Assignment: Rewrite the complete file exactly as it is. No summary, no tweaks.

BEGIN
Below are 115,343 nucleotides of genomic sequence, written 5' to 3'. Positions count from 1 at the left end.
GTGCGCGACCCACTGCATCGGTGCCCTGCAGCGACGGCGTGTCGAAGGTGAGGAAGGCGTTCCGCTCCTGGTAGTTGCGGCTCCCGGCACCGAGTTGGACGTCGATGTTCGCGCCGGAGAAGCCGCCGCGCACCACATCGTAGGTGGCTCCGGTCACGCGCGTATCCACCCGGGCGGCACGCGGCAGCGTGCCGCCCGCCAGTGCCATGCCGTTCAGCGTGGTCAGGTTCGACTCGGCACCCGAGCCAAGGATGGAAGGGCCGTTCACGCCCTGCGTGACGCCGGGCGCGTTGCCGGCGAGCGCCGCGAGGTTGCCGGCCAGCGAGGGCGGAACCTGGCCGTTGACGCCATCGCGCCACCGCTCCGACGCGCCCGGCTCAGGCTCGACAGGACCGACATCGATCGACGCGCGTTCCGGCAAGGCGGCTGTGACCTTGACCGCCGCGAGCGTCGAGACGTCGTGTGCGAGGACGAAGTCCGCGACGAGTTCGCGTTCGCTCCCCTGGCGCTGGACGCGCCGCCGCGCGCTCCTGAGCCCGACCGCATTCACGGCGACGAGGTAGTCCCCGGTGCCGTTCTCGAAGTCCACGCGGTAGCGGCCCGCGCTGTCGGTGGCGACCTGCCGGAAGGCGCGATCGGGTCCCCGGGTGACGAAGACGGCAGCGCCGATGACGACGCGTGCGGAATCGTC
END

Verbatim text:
Below are 115,343 nucleotides of genomic sequence, written 5' to 3'. Positions count from 1 at the left end.
GTGCGCGACCCACTGCATCGGTGCCCTGCAGCGACGGCGTGTCGAAGGTGAGGAAGGCGTTCCGCTCCTGGTAGTTGCGGCTCCCGGCACCGAGTTGGACGTCGATGTTCGCGCCGGAGAAGCCGCCGCGCACCACATCGTAGGTGGCTCCGGTCACGCGCGTATCCACCCGGGCGGCACGCGGCAGCGTGCCGCCCGCCAGTGCCATGCCGTTCAGCGTGGTCAGGTTCGACTCGGCACCCGAGCCAAGGATGGAAGGGCCGTTCACGCCCTGCGTGACGCCGGGCGCGTTGCCGGCGAGCGCCGCGAGGTTGCCGGCCAGCGAGGGCGGAACCTGGCCGTTGACGCCATCGCGCCACCGCTCCGACGCGCCCGGCTCAGGCTCGACAGGACCGACATCGATCGACGCGCGTTCCGGCAAGGCGGCTGTGACCTTGACCGCCGCGAGCGTCGAGACGTCGTGTGCGAGGACGAAGTCCGCGACGAGTTCGCGTTCGCTCCCCTGGCGCTGGACGCGCCGCCGCGCGCTCCTGAGCCCGACCGCATTCACGGCGACGAGGTAGTCCCCGGTGCCGTTCTCGAAGTCCACGCGGTAGCGGCCCGCGCTGTCGGTGGCGACCTGCCGGAAGGCGCGATCGGGTCCCCGGGTGACGAAGACGGCAGCGCCGATGACGACGCGTGCGGAATCGTC